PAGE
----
Master’s programs in nursing are already credit-intensive so moving to the DNP as entry level for advanced practice would better match program requirements, credits, and time with the credential earned. These credentials would also better match professional clinical doctorates in other disciplines (e.g., pharmacy, dentistry, physical/occupational therapy). Additionally, the DNP degree provides an avenue of scholarship and leadership that is not as acutely focused on empirical research as is contemporary PhD study (Grace, Willis, Roy & Jones, 2016), leaving room for development of sorely needed quality, educational, and safety improvement projects.

“Preparation at the practice doctorate level includes advanced preparation in nursing, based on nursing science, and is at the highest level of nursing practice” (AACN, 2004, p. 3). The AACN statement also proposes that DNP preparation will improve the image of nursing. Additionally, PhD prepared nurse scholars are increasingly focused on developing research trajectories and pursuing necessary funding and resources. Such worthy aims can be all consuming and lessen available time for teaching (Grace, Willis, Roy & Jones, 2016) adding to the existing faculty shortage; this represents an area for DNP prepared nurses to make an important contribution.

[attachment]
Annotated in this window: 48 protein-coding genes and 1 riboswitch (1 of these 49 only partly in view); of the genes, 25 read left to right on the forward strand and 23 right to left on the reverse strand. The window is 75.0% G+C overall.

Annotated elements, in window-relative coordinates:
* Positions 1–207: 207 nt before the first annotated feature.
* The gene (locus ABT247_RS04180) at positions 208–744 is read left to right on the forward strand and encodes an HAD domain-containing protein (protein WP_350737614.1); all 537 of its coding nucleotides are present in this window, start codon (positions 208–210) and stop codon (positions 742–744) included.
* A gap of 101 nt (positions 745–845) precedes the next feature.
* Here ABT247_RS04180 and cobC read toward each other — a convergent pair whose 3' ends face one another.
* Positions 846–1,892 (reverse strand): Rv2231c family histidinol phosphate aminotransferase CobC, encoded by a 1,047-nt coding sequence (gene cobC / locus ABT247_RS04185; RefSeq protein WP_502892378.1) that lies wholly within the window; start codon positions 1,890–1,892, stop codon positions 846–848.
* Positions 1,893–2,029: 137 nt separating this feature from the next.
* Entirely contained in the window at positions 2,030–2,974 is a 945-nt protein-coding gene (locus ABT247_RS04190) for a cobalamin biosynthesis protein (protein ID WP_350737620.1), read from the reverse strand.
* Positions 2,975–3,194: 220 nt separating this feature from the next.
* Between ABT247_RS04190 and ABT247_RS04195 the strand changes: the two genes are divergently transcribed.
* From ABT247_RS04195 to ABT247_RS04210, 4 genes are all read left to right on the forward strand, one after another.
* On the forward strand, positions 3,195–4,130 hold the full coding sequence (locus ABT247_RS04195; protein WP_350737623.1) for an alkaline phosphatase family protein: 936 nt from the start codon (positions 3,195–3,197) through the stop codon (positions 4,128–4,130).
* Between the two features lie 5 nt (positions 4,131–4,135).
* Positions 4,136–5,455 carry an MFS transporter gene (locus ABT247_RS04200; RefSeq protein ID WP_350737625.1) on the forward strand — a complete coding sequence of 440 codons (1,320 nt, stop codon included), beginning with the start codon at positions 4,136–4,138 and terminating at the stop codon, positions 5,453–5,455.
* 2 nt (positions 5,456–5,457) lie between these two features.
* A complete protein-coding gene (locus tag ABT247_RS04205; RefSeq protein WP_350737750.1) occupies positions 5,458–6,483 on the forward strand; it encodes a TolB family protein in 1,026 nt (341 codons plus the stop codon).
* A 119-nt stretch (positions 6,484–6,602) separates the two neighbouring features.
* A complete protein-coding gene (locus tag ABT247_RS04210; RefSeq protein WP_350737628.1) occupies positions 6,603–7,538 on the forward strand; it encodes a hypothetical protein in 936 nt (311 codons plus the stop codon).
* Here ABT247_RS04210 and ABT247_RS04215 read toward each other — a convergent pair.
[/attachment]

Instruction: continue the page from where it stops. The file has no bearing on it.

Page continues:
Since 2004 DNP programs have proliferated and now far outnumber programs offering a research focused PhD in nursing. There are “303 DNP programs are currently enrolling students at schools of nursing nationwide, and an additional 124 new DNP programs are in the planning stages (58 post-baccalaureate and 66 post-master’s programs)” (AACN, 2017, p. 3). Regardless of one’s perspective about whether the move to the DNP as entry-level advanced practice is a good thing for the profession, evidence suggests that in the coming years there will be a rapid increase in the number of those prepared at this level. Thus, it is incumbent on the profession to ensure that the ongoing development of the DNP role reflects the ethical foundations of the profession, and historical as well as contemporary reasons for its existence (Grace, 2001; 2018).